An Article published in Scientific American this week demystified a commonly held colloquialism – Rachel and Ross knew it, Monica and Chandler certainly knew it (ok, Phoebe and Joey didn’t know it, but they were kinda clueless): men and women can’t be “just F•R•I•E•N•D•S“.
The article, according prolific feminist blogger Elizabeth Plank, was “hilariously accurate.” She quotes the study:
“Men were more likely than women to think that their opposite-sex friends were attracted to them—a clearly misguided belief. In fact, men’s estimates of how attractive they were to their female friends had virtually nothing to do with how these women actually felt, and almost everything to do with how the men themselves felt—basically, males assumed that any romantic attraction they experienced was mutual, and were blind to the actual level of romantic interest felt by their female friends. Women, too, were blind to the mindset of their opposite-sex friends; because females generally were not attracted to their male friends, they assumed that this lack of attraction was mutual. As a result, men consistently overestimated the level of attraction felt by their female friends and women consistently underestimated the level of attraction felt by their male friends.”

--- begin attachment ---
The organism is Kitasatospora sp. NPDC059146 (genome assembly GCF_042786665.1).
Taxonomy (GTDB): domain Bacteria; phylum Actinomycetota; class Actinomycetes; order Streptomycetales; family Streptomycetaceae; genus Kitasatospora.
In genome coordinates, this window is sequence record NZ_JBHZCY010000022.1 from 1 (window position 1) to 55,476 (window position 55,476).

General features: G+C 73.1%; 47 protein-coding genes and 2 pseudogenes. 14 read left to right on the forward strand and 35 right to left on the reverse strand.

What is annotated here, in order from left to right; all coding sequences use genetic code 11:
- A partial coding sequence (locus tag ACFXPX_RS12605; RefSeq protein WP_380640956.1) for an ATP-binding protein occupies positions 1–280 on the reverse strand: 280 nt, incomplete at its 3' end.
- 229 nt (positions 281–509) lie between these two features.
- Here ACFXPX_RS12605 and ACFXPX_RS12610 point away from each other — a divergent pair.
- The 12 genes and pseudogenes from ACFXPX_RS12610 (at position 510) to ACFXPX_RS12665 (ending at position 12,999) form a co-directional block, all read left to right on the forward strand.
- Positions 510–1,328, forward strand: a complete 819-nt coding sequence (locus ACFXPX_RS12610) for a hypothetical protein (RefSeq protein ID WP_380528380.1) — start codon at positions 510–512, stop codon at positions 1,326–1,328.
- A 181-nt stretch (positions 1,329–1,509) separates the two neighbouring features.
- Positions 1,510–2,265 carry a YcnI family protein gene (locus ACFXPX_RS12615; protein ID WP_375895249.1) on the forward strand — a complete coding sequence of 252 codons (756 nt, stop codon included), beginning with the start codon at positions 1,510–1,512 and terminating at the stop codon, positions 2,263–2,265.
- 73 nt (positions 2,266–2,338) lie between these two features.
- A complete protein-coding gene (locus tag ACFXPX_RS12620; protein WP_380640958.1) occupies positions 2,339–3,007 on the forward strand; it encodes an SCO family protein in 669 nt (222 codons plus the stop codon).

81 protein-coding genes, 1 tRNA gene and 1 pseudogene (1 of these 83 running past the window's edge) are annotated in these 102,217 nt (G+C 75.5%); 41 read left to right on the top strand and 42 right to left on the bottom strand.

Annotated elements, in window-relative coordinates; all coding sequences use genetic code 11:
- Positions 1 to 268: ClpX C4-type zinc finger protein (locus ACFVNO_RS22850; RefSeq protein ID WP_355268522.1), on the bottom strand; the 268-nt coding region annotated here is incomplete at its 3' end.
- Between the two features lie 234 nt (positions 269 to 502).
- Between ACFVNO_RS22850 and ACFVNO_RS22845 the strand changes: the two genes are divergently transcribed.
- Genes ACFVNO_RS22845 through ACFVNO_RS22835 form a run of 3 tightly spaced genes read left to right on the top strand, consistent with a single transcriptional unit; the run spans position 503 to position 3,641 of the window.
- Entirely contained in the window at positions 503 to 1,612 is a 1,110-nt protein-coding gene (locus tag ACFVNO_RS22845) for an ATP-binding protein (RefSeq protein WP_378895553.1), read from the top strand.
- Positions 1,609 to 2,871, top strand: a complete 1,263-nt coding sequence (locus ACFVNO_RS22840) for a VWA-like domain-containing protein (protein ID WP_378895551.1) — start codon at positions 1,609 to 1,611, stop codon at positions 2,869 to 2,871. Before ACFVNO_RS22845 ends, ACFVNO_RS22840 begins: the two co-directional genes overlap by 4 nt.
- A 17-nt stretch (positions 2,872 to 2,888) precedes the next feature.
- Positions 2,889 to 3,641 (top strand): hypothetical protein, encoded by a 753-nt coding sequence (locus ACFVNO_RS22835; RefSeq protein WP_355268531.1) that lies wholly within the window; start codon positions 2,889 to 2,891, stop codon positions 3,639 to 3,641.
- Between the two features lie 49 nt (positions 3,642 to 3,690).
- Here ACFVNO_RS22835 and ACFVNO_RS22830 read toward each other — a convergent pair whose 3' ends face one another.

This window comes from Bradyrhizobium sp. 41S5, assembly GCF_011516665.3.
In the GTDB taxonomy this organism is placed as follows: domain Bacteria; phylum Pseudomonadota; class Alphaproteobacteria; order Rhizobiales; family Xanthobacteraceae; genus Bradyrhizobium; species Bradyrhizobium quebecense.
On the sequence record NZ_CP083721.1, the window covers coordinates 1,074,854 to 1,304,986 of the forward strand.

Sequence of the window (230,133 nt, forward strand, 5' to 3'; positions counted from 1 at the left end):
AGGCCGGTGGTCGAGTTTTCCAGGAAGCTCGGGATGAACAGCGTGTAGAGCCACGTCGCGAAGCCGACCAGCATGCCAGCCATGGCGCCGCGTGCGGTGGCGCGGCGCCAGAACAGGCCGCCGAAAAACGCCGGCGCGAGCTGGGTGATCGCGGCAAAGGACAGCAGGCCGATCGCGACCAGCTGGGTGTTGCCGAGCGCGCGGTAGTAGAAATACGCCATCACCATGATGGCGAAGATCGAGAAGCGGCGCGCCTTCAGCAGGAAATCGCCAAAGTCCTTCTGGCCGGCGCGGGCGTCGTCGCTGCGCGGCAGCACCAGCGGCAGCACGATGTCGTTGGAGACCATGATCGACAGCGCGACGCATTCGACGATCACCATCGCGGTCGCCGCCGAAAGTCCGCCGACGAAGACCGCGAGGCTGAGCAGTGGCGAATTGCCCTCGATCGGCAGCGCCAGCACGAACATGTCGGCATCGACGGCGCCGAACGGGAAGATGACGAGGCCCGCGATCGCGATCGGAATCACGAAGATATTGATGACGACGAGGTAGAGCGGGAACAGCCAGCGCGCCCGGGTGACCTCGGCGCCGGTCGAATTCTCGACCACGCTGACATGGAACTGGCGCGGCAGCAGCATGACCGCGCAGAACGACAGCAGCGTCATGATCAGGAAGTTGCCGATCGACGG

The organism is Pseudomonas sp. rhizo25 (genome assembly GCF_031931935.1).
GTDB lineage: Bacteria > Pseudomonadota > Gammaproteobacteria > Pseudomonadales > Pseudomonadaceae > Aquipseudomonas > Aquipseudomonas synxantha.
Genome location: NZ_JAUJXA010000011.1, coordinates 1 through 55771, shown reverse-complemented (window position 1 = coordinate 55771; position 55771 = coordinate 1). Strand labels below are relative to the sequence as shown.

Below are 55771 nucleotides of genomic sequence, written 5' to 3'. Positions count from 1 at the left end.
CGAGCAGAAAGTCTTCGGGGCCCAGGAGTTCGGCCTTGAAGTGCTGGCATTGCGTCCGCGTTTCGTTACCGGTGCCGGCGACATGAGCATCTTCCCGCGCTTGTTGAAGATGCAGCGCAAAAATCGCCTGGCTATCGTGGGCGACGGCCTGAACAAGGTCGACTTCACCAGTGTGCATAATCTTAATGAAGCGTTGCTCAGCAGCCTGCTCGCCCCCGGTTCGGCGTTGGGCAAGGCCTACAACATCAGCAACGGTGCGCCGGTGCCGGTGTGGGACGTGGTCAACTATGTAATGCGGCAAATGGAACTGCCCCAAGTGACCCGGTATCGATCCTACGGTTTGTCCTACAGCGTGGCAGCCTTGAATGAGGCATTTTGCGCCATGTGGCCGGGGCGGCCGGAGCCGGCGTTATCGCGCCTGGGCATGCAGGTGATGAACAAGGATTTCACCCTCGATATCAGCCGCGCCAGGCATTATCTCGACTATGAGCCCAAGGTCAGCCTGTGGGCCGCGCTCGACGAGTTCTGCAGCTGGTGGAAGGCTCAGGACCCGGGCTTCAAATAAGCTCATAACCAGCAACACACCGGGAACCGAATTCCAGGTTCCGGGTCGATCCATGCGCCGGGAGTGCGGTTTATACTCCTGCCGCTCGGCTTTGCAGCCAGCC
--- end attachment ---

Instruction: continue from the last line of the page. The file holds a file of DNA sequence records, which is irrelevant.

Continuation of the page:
While the merits of the study have been questioned because of its small sample size, what’s interesting is what motivated the study in the first place – the need to ask the question at all. I think most of us intuitively feel that we can maintain platonic friendships with members of the opposite sex, even – gasp! – the attractive ones. But the need to ask if men and women can be “Just Friends” comes from a particular heteronormative discourse about male vs. female sexuality. It’s a discourse that’s conjured (or maybe revealed) by the reactions elicited by the study. What followed the Scientic American article initially were the suspected remarks by the usual suspects: men making evolutionary and biological arguments to justify their skewed sexual egoism. Read more